Architecture and Design

Historic Tovrea Castle is "Closer" to Being Open to the Public

John Driggs is in a castle on a hill in the middle of Phoenix.

The retired politician and historic preservation champion spends most of his time (or at least part of every day) at Tovrea Castle -- the yellow, cake-like estate just off Interstate 202. He's been checking on it for more than a decade: overseeing the Carraro Cactus Gardens and the preservation of what's left of the original fixtures and furniture.

The 84-year-old holds the keys to one of Arizona's oldest and most iconic structures. It was built in 1929 by an Italian immigrant and sold in the 30s to cattle baron, E.A. Tovrea for his wife, Della. The estate was passed down through the Tovrea family, wrapped up in one of Arizona's most sensational murder trials, and ultimately left collecting dust.

It's a historical oddity in the middle of the city, Driggs says. And his goal is to bring the public in.

As the castle sat for empty for decades, the paint chipped and the plumbing corroded.

But that was before Driggs was involved. He's the middleman -- he orchestrated a city bond election that, in effect, purchased the building in the public's name and funded (partially, at least) its restoration. And in the decade since New Times first reported on Drigg's efforts, the former Phoenix mayor has overseen a new paint job, a garden overhaul, and an interior restoration with money he's squeezed out of the city and when that wasn't enough, private donations.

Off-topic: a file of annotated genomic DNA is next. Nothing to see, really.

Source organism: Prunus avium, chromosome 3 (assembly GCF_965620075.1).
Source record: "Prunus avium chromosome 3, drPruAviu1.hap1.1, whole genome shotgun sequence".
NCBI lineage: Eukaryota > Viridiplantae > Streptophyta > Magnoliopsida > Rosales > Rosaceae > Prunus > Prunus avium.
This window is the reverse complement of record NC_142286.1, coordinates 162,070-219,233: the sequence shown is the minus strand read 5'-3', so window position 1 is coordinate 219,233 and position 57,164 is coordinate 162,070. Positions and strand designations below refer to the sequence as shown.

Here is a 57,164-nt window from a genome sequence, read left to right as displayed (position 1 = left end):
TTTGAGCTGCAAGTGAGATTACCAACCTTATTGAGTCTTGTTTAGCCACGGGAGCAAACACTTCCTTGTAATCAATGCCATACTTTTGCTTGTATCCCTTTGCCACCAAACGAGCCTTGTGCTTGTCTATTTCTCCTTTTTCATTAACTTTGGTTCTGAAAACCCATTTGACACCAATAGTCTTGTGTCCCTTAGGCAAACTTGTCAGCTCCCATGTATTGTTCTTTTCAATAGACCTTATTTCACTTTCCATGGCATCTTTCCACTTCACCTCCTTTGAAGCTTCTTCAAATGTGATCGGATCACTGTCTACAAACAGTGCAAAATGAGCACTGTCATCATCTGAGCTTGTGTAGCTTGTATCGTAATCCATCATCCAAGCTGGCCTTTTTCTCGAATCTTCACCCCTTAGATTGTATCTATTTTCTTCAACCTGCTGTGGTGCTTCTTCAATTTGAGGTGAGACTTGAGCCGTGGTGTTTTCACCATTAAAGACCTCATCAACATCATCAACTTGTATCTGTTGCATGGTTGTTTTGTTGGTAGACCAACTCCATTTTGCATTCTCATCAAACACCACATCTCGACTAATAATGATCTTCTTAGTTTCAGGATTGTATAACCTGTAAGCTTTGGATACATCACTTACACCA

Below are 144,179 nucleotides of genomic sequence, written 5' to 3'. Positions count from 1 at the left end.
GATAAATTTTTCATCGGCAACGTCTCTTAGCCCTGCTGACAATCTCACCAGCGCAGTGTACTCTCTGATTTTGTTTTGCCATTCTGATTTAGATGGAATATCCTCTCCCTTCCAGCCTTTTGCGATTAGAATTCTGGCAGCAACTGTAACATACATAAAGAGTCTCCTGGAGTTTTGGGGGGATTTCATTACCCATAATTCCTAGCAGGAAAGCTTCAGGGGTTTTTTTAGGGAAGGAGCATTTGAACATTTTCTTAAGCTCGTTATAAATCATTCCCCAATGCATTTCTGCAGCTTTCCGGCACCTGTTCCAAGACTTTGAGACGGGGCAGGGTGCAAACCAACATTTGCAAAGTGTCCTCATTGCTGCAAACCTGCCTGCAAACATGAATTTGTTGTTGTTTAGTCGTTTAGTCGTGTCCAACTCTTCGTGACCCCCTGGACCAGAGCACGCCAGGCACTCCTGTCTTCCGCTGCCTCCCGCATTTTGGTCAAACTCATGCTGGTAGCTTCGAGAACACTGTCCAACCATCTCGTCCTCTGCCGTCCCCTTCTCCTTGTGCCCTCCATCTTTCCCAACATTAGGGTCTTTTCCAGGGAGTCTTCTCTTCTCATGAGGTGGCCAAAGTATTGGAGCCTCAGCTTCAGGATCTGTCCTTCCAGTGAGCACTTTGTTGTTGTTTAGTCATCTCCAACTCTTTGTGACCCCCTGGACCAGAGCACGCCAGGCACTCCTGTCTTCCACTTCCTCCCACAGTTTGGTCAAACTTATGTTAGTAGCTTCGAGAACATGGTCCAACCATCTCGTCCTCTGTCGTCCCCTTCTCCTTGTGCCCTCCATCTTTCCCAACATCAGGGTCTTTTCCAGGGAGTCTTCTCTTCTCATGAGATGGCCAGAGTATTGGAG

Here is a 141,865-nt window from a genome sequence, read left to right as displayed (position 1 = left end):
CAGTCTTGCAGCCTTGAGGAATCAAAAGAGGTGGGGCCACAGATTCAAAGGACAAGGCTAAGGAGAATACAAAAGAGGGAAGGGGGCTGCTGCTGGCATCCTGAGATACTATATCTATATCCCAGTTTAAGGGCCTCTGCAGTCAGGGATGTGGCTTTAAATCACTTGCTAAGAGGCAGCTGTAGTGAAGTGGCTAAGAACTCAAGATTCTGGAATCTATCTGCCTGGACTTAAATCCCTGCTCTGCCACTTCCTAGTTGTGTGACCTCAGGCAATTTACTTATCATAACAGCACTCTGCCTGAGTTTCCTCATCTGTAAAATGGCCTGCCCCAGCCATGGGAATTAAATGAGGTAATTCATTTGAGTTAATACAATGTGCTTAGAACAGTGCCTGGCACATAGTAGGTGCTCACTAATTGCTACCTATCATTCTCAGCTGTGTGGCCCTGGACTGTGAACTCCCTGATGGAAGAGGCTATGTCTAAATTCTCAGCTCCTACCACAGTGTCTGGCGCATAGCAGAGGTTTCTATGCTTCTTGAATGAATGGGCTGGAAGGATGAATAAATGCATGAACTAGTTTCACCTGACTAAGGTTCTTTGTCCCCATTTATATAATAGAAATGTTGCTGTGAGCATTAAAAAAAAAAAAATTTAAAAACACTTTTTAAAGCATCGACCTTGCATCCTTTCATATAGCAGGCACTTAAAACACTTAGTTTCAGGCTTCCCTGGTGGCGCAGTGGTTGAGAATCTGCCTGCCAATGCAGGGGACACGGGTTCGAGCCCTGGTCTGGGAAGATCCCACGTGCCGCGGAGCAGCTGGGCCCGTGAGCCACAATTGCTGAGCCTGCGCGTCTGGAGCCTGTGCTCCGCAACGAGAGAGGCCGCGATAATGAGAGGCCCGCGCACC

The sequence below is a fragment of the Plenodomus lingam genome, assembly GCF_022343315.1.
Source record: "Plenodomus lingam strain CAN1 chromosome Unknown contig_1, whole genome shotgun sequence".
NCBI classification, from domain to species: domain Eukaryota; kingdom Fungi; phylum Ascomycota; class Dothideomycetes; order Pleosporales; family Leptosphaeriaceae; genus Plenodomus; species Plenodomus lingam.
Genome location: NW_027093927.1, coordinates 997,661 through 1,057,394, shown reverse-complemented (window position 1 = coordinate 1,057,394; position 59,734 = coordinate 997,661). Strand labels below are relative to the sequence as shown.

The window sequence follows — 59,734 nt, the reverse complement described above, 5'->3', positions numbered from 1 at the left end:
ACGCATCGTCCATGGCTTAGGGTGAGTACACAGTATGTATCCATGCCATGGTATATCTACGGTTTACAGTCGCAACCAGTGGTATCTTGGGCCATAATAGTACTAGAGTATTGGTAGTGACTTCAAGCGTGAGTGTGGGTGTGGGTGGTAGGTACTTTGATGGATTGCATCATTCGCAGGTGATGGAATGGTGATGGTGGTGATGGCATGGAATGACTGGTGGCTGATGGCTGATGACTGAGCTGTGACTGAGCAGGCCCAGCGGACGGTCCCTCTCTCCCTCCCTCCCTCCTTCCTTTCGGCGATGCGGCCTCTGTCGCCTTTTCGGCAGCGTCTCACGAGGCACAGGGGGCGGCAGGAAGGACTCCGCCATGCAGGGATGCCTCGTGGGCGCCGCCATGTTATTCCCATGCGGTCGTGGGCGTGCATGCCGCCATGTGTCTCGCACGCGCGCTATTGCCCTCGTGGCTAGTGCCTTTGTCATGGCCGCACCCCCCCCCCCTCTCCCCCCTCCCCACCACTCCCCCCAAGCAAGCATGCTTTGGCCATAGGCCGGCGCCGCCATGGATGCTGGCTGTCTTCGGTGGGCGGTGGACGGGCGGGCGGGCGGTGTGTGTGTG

He's eager to point to signs of sustainable renovation -- building sections of the property walls from recycled highway and keeping every other lightbulb around the octagonal castle lit at night (though he points out on a recent tour that a few have gone out).

The issues of public access to the building (by city standards) have been endless -- smoke detectors and sprinklers have been installed, a small elevator goes from the basement to the first floor, per Americans with Disabilities Act standards.

But -- amazingly -- there's still no working toilet. And so Driggs' last mission is to design and fund an expansive plumbing system that would satisfy city standards and allow the building to be open to the public and rented for special occasions (yes, including weddings). 

Driggs is currently waiting on contractors and architects to estimate the cost of the piping (he estimates will run around $1 million). Once the money is raised, in the form of private donation and otherwise, the City will decide the construction timeline and Driggs will be cleared to start giving tours and showing off one of his favorite buildings in Phoenix.

In the meantime, he'll be working on those light bulbs.

Driggs took us on a tour of the castle last week. Scroll down for more photos ...


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Claire Lawton
Contact: Claire Lawton